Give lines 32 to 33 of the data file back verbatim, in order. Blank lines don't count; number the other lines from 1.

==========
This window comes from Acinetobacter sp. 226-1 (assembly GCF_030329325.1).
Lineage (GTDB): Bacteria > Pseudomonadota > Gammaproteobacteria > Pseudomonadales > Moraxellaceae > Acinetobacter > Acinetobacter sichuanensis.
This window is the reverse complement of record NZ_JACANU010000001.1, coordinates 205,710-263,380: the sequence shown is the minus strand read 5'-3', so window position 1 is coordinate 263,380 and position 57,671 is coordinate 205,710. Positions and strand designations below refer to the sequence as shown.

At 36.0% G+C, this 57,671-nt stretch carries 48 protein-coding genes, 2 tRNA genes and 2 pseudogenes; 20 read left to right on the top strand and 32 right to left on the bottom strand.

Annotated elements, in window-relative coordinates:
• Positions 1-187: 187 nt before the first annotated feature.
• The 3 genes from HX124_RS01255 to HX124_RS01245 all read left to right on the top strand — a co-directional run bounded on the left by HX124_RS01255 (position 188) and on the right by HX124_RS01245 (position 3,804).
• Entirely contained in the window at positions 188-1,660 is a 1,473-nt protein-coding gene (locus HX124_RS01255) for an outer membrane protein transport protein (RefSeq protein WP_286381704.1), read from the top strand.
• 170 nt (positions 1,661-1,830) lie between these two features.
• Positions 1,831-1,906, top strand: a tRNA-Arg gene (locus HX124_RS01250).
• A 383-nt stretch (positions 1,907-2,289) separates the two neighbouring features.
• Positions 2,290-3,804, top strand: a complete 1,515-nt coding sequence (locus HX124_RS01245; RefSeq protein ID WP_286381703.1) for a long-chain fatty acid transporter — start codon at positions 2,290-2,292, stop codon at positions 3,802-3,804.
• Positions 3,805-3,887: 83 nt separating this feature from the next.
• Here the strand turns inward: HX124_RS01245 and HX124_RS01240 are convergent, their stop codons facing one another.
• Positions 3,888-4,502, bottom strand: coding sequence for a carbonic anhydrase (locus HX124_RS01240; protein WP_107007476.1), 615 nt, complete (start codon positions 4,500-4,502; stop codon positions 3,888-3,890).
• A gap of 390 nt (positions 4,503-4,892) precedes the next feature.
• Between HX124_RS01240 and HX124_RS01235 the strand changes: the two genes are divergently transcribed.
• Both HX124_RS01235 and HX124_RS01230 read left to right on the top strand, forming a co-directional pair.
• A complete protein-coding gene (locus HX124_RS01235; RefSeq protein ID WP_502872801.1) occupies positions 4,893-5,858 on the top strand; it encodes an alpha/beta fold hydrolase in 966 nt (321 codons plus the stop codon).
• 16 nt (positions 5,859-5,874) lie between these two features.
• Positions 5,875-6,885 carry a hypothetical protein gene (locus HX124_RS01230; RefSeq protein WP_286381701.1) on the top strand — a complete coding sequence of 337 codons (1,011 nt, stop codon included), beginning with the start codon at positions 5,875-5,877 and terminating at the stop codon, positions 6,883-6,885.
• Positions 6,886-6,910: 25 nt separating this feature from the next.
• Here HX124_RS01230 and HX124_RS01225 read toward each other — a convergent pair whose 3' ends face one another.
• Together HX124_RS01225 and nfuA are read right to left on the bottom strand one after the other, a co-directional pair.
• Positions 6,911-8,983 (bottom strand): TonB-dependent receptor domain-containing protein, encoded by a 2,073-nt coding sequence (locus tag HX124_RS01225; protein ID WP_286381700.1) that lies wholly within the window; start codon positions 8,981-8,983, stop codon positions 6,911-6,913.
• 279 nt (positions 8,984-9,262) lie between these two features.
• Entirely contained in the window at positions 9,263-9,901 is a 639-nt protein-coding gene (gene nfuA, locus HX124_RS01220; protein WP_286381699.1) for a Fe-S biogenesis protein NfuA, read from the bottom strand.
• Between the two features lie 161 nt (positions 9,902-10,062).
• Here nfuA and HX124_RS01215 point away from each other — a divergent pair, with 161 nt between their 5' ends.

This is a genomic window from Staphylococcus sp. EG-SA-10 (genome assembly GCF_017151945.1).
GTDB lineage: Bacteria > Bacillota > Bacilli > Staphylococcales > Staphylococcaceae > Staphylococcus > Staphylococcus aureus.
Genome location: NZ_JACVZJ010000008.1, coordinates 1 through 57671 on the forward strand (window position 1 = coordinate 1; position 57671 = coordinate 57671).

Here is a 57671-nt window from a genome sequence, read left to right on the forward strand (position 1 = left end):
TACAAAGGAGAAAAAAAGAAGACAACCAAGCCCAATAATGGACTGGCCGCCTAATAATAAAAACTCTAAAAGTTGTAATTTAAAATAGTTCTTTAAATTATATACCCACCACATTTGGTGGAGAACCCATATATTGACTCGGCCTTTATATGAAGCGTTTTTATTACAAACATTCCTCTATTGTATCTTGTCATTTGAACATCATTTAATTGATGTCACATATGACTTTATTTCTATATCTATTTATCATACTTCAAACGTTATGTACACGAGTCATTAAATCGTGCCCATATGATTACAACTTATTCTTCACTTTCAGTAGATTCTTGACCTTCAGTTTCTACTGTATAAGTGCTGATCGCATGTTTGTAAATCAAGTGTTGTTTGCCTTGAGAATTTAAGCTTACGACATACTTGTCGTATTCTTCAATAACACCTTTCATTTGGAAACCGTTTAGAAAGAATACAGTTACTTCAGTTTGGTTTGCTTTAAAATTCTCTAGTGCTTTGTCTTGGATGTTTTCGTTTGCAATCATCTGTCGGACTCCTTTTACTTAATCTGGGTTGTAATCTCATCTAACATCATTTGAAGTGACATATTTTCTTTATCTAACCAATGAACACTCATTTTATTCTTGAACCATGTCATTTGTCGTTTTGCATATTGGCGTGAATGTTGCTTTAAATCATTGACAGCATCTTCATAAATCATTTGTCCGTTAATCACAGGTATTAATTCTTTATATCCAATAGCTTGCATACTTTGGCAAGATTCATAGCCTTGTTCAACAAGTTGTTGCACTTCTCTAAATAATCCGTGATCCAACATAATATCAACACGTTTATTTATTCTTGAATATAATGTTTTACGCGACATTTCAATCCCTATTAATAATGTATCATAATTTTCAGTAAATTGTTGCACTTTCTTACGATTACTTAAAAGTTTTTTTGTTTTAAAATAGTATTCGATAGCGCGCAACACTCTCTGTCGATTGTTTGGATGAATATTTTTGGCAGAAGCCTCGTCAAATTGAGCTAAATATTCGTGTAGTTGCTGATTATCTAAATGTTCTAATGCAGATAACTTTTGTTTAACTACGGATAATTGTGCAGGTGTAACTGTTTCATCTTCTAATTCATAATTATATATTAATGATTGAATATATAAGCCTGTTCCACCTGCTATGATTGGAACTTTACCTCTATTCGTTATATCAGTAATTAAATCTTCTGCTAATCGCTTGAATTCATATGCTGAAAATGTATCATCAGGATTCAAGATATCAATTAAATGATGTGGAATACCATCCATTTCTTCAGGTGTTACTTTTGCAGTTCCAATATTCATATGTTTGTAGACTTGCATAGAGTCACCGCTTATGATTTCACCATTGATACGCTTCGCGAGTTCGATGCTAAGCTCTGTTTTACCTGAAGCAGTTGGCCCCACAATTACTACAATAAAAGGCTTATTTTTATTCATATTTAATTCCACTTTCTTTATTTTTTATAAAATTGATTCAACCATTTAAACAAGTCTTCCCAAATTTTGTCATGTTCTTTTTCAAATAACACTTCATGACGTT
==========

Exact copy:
Genome location: NZ_JACVZJ010000008.1, coordinates 1 through 57671 on the forward strand (window position 1 = coordinate 1; position 57671 = coordinate 57671).

Here is a 57671-nt window from a genome sequence, read left to right on the forward strand (position 1 = left end):